I have spoken with several educators at conferences that have asked if there is any way to hide the To_Do list from students. The idea stems from students jumping right into their To Do list without interacting with other module items and resources. Since the To Do list basically shows items that are graded assignments, pages, files, and other helpful module items are often overlooked.
While I thought this was an interesting concept, I never really put a tremendous amount of thought into it. Then, remote_learninghappened. In my role of an Innovation Specialist, I support teachers. Many teachers started sharing these same concerns of students not knowing what to do once they get into assignments and not have the necessary background when taking quizzes. We narrowed this down to the students using the To Do lists and not focusing on other needed items, information, and resources. So we decided to give our staff some training on how to use requirements in modules to make sure students at least interact with content prior to engaging in activities that require the information they may be skipping.
The training was done as a virtual meeting using Microsoft Teams. The screen share feature was used to show what the modules and requirements looked like form a teacher perspective as well as a student perspective. There were three modules set up ahead of time.
The first module consisted of pages, a discussion, assignments, and a quiz.
- The emoji added to the beginning of each title was used for two reasons
- First to show that each item came from the same module.
- Second as a visual representation to connect it to the module they were just looking at in teacher view when sharing the student's To Do list.
- Each item had a requirement and the module was set to complete all of the requirements in sequential order. This way, if students attempted to start the discussion (3rd item in the module) they would get a message similar to the following:
- They receive a message showing the item they are attempting to access has not been unlocked yet.
- At the bottom, they are shown the items that need to be completed to unlock the item they are trying to open.
- There is also a link to the first required item that needs to be completed to begin the process.
The second module consisted of pages, and assignment and a quiz.
- The emojis (green and yellow circles) were used to identify items that had requirements or not. Green circle = free to do at any time without a requirement. Yellow circle = caution - there are requirements associated with this item.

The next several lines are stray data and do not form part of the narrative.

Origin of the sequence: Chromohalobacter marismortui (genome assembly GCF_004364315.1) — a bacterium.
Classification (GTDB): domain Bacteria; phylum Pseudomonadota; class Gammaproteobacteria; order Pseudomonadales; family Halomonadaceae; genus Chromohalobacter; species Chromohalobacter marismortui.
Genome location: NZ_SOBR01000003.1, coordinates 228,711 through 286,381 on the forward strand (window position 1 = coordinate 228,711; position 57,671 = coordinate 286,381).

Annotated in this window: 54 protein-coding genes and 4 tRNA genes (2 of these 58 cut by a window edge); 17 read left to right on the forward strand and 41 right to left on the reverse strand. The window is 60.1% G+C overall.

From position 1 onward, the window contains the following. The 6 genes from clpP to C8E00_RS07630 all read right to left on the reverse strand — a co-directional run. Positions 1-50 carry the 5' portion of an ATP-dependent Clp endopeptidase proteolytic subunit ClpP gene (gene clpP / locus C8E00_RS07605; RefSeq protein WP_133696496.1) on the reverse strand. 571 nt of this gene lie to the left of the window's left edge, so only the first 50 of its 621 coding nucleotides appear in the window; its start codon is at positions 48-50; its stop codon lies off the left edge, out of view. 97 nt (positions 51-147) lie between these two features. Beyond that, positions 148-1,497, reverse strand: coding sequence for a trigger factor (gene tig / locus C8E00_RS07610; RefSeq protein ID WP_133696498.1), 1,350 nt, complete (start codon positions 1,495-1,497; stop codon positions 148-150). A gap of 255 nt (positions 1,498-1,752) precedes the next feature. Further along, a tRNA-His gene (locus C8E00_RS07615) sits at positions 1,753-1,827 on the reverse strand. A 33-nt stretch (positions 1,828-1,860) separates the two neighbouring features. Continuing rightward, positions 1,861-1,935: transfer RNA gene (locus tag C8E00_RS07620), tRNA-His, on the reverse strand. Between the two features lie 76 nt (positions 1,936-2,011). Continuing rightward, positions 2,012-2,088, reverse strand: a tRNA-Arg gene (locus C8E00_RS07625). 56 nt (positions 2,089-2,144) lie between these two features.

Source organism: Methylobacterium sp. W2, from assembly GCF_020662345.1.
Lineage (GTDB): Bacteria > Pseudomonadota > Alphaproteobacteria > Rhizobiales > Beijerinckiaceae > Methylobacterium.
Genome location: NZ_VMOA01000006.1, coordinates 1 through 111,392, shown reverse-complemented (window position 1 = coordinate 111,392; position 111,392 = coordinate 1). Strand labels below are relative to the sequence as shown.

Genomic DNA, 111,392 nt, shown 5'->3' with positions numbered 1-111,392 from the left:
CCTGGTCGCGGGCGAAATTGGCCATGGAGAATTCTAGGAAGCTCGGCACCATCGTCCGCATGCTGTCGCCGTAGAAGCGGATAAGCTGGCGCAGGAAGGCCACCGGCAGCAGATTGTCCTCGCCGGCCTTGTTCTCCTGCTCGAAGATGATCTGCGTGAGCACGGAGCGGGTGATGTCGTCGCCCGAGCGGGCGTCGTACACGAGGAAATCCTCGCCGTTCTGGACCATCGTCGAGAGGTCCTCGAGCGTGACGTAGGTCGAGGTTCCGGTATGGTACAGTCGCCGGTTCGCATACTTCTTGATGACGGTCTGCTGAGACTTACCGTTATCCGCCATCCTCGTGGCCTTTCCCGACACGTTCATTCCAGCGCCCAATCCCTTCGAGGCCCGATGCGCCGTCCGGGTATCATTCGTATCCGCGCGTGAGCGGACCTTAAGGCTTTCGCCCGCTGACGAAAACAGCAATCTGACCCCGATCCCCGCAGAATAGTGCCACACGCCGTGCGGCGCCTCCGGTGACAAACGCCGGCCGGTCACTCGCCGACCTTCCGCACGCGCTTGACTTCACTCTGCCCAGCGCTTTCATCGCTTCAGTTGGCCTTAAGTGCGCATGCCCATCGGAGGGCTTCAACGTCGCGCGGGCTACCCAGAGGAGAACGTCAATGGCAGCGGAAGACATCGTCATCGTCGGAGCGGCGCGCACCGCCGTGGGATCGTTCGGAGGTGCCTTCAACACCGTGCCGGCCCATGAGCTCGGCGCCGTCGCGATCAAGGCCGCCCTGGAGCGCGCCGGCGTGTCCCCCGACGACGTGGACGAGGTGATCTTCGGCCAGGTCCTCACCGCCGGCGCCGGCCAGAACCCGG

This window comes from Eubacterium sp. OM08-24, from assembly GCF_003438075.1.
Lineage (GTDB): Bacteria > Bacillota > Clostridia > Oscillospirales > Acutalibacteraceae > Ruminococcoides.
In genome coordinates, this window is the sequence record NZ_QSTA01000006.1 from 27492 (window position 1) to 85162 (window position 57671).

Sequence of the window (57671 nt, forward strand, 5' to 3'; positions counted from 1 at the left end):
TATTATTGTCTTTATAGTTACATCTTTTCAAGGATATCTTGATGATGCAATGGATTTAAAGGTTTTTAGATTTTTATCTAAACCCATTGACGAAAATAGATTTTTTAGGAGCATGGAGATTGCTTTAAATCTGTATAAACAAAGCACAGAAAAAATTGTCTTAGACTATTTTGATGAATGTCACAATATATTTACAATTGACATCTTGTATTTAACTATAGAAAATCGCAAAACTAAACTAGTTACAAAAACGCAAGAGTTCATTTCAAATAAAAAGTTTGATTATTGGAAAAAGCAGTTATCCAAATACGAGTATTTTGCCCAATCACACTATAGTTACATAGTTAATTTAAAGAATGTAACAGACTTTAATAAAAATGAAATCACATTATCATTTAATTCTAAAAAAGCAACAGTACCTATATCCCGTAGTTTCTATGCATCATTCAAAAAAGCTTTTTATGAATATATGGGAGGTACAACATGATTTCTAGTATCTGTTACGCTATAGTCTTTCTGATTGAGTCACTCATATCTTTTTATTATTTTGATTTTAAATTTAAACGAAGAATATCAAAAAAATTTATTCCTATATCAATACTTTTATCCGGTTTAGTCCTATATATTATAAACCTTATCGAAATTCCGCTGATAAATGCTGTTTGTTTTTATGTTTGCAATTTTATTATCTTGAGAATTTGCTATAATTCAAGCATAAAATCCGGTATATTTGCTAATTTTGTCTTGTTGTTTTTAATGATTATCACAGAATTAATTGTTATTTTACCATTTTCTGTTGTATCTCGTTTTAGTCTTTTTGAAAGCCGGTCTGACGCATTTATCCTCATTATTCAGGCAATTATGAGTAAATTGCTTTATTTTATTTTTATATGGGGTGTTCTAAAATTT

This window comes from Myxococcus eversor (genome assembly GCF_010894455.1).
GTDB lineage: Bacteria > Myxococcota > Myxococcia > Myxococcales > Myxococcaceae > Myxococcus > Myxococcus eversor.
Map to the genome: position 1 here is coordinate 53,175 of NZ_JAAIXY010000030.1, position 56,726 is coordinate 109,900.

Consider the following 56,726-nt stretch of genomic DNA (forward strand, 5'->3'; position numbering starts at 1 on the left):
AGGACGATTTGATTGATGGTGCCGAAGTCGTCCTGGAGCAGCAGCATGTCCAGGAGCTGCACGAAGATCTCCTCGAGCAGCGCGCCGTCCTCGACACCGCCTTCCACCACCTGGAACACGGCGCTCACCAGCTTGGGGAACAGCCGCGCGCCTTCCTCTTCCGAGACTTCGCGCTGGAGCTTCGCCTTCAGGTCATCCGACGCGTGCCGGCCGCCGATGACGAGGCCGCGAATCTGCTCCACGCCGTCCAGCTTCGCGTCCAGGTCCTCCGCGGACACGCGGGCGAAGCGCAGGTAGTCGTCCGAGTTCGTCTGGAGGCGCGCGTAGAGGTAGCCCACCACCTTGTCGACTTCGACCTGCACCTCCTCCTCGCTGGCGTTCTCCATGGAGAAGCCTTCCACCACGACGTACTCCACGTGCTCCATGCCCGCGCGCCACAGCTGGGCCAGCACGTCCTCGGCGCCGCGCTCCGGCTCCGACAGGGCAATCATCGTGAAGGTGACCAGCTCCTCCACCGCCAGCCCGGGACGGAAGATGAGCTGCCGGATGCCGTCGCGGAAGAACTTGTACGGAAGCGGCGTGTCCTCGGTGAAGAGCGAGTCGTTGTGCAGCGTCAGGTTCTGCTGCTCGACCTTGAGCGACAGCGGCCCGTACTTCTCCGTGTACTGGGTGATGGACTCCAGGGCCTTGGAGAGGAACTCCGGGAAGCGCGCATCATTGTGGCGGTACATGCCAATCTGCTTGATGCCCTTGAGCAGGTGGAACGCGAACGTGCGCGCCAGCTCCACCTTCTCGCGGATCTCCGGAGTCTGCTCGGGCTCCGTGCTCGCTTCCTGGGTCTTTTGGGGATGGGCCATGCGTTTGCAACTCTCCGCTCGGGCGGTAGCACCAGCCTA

- While the three requirements in this module are set to be completed in sequential order, the item with the green circle and no requirement can be completed at any time.
The third module was purposefully set to have no requirements to demonstrate how requirements are set for items in modules and what needs to be done to meet those requirements.
- Emoji was purposefully left off of module title to demonstrate how to to add the emoji.
- Other emojis show that not all emojis have to match or follow a specific theme.
- Title of each module item has description at the end to give a clue to how the item will be set to show completion.
Teachers were also given a link to a document with basic information about requirements so they could use after the virtual session. Information included...
Things requirements can do:
Basic steps for adding requirements (notice we did not include prerequisites at this time):
What the students might experience if they use their To Do list ant attempt to jump ahead of the requirements:
And the following tips:
(Here is a link to the Google Doc with this info. Feel free to copy and use as is or remix to meet your needs if you like.)
In conclusion,the session went well and I believe it was helpful for many teachers. If your teachers are not using requirements, this may be a good starting point.
Additional Community Resources for modules and requirements: